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Urethral atrophy is now a rare cause for artificial urinary sphincter revision surgery in the contemporary 3.5 cm cuff era

  
@article{TAU28185,
	author = {Rachel L. Bergeson and Yooni A. Yi and Ryan C. Baker and Ellen E. Ward and Michael T. Davenport and Allen F. Morey},
	title = {Urethral atrophy is now a rare cause for artificial urinary sphincter revision surgery in the contemporary 3.5 cm cuff era},
	journal = {Translational Andrology and Urology},
	volume = {0},
	number = {0},
	year = {2019},
	keywords = {},
	abstract = {Background: Urethral atrophy has long been suggested as the leading cause of artificial urinary sphincter (AUS) revision. Since the introduction of the 3.5 cm AUS cuff in 2010, precise cuff sizing primarily has been suggested to reduce revisions due to urethral atrophy. We evaluated a large contemporary series of reoperative AUS cases to determine reasons for revision surgery.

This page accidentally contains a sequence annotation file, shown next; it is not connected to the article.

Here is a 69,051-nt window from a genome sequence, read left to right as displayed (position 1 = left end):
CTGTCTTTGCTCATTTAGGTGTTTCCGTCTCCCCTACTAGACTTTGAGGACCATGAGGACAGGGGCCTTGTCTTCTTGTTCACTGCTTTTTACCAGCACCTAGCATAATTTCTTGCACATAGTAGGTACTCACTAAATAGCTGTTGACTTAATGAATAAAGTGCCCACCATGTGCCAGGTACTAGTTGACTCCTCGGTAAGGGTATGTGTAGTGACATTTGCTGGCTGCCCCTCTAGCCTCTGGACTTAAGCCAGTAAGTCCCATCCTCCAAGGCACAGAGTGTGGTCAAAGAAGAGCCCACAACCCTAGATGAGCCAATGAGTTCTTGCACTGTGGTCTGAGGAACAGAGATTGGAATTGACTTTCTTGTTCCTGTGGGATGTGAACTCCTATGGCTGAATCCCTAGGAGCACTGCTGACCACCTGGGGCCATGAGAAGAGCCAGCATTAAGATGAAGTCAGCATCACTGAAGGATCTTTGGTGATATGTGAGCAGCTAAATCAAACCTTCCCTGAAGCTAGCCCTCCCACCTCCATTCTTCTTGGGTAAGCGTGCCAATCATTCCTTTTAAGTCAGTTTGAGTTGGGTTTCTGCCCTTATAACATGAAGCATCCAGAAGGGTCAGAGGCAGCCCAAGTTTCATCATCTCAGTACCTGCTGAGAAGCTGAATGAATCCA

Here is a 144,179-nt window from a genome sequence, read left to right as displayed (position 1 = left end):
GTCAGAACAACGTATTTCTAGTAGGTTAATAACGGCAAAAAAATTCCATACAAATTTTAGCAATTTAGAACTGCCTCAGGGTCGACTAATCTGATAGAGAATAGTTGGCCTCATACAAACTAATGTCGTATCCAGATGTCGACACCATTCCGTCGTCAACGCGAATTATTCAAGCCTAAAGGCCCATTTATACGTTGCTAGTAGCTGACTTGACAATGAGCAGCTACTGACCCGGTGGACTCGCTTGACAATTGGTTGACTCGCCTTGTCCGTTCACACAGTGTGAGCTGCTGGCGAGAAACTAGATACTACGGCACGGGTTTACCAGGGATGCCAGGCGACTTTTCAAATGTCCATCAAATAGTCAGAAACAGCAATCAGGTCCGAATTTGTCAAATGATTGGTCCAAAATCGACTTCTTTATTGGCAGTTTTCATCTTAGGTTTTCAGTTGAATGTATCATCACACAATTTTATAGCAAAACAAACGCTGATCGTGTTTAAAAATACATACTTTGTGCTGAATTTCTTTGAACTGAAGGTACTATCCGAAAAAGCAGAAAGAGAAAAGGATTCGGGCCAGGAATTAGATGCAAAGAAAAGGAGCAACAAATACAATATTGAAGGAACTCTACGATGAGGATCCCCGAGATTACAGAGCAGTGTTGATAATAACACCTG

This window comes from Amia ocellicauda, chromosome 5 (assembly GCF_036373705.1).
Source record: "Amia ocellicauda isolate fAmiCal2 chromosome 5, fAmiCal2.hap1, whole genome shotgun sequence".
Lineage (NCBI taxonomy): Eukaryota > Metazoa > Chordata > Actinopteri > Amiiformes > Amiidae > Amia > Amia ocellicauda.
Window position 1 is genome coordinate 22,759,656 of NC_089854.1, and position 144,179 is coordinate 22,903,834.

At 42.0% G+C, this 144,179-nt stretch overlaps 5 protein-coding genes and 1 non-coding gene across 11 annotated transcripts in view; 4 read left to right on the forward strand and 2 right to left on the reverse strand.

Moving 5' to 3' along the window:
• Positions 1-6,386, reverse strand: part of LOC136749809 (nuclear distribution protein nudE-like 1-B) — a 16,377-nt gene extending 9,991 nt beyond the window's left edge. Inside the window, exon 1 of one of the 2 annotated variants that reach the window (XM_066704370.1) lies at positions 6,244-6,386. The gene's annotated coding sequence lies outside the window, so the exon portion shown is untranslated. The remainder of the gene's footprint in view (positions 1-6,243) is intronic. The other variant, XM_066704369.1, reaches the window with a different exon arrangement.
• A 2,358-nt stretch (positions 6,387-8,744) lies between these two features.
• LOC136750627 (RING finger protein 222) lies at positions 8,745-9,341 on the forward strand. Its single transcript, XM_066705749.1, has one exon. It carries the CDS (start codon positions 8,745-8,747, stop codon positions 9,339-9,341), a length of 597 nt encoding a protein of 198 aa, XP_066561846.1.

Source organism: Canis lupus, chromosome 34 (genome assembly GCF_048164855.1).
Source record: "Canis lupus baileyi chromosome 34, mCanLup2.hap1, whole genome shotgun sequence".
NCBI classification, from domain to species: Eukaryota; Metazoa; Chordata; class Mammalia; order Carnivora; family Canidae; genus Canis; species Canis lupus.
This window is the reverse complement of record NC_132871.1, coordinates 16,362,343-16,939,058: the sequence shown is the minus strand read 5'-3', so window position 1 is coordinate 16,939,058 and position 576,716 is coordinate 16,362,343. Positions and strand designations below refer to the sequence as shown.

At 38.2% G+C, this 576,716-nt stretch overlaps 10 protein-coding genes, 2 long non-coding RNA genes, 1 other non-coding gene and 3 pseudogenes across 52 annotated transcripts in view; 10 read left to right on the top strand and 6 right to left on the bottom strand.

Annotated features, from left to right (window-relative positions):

Methods: We retrospectively reviewed our tertiary referral center database of male AUS procedures performed by a single surgeon from 2007–2019. AUS revision or replacement procedures were included for analysis. Cuff sizes and reasons for reoperation were recorded based on intraoperative findings and evaluated for temporal trends. Patients with cuff erosion or lacking follow-up were excluded.
Results: Among 714 AUS cases, 177 revisions or replacements were identified. Of these, 137 met inclusion criteria [mean age 71.7 years, median follow-up 52.7 months (IQR 22.3–94.6 months)]. Urethral atrophy was cited as the cause of AUS failure in 8.0% (11/137) of cases overall, virtually never among those with a 3.5 cm cuff placement (1/51, 2.0%). In those with ≥4.0 cm cuffs, urethral atrophy was the reason for revision in 10/86 (11.6%). Pressure regulating balloon (PRB) failure was the most frequently cited cause of failure (47/137, 34.3%). Cuff-related failure (23/137, 16.8%) and mechanical failure of unspecified device component (16/137, 11.8%) were the next most frequent causes of failure.
Conclusions: Urethral atrophy has become a rare cause of AUS revision surgery since the availability of smaller cuffs. PRB-related failure is now the leading cause of AUS reoperation.},
	issn = {2223-4691},	url = {http://tau.amegroups.com/article/view/28185}
}